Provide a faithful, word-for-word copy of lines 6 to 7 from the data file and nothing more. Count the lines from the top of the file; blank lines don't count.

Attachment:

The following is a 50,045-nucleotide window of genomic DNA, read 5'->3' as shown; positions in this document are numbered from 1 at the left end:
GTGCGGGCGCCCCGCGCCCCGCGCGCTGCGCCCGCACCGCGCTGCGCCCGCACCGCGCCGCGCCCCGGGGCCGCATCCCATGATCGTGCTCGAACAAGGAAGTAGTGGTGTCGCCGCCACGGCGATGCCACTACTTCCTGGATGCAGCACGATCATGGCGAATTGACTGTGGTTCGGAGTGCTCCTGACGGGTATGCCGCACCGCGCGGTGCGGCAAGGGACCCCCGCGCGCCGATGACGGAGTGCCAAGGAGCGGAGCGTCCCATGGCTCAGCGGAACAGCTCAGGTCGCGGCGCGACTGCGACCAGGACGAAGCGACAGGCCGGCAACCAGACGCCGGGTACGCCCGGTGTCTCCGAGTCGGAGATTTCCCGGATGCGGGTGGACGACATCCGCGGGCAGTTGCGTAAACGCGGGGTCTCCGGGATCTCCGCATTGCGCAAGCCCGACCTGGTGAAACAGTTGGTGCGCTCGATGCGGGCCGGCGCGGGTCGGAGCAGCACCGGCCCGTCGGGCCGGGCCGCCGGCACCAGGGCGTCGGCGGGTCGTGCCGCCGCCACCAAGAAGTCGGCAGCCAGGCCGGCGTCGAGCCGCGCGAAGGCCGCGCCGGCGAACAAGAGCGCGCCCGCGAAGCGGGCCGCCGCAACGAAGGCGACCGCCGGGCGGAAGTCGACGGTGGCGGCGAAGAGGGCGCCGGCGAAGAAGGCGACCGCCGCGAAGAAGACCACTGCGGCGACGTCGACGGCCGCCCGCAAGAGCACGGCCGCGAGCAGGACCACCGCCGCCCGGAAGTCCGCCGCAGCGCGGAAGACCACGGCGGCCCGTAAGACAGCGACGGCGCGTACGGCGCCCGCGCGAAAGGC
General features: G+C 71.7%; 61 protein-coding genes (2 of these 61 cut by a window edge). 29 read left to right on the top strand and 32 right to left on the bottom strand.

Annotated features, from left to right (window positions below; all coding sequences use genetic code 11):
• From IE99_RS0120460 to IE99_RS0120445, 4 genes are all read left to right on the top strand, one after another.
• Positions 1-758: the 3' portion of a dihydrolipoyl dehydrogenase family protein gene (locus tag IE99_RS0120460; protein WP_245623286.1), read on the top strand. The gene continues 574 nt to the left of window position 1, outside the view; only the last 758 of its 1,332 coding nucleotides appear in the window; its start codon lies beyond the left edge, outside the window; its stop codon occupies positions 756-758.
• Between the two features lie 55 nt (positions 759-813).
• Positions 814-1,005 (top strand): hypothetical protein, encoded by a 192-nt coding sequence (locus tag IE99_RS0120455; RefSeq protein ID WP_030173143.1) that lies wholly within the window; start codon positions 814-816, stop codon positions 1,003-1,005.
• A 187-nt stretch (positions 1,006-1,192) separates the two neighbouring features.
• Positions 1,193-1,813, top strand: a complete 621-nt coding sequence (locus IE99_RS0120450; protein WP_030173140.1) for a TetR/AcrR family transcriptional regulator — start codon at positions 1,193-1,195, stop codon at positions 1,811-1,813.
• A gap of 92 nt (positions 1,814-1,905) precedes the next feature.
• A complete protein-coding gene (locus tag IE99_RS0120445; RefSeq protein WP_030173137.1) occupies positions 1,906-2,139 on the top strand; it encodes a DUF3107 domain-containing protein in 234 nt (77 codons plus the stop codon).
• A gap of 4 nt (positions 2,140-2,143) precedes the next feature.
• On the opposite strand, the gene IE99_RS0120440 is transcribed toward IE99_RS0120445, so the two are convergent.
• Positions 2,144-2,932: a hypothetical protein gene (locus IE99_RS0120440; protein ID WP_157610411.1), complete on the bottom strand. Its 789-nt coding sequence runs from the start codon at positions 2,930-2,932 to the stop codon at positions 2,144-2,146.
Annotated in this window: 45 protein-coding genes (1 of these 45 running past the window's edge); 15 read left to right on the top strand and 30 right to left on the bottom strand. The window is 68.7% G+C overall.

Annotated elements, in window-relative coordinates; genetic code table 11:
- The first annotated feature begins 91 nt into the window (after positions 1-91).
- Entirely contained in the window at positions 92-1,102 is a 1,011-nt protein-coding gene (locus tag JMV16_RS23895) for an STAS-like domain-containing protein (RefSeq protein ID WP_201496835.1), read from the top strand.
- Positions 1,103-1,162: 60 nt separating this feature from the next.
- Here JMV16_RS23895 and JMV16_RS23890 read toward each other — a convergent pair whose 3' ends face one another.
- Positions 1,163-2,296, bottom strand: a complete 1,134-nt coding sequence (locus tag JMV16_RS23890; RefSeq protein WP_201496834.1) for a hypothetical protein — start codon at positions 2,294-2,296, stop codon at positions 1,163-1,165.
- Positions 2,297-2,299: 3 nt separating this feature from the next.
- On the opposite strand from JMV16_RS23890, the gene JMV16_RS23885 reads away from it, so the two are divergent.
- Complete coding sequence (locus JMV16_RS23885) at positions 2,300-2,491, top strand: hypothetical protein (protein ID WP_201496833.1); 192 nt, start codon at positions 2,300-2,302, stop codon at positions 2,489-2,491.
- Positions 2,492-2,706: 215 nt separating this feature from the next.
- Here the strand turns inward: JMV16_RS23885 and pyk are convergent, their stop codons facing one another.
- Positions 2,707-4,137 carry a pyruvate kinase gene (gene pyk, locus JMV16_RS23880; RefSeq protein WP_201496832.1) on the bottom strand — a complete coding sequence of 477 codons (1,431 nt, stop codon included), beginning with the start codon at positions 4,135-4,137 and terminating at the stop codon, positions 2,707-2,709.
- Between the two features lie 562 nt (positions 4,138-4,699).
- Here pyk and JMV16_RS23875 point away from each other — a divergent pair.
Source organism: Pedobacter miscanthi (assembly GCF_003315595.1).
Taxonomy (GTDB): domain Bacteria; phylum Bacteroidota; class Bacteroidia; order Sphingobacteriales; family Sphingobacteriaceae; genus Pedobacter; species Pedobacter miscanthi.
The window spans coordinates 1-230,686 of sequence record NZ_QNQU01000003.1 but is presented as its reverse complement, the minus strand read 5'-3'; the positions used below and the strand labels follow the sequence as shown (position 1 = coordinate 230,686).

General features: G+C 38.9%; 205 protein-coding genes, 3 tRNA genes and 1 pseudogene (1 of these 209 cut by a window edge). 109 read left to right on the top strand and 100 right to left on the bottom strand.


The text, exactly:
• Positions 1-758: the 3' portion of a dihydrolipoyl dehydrogenase family protein gene (locus tag IE99_RS0120460; protein WP_245623286.1), read on the top strand. The gene continues 574 nt to the left of window position 1, outside the view; only the last 758 of its 1,332 coding nucleotides appear in the window; its start codon lies beyond the left edge, outside the window; its stop codon occupies positions 756-758.
• Between the two features lie 55 nt (positions 759-813).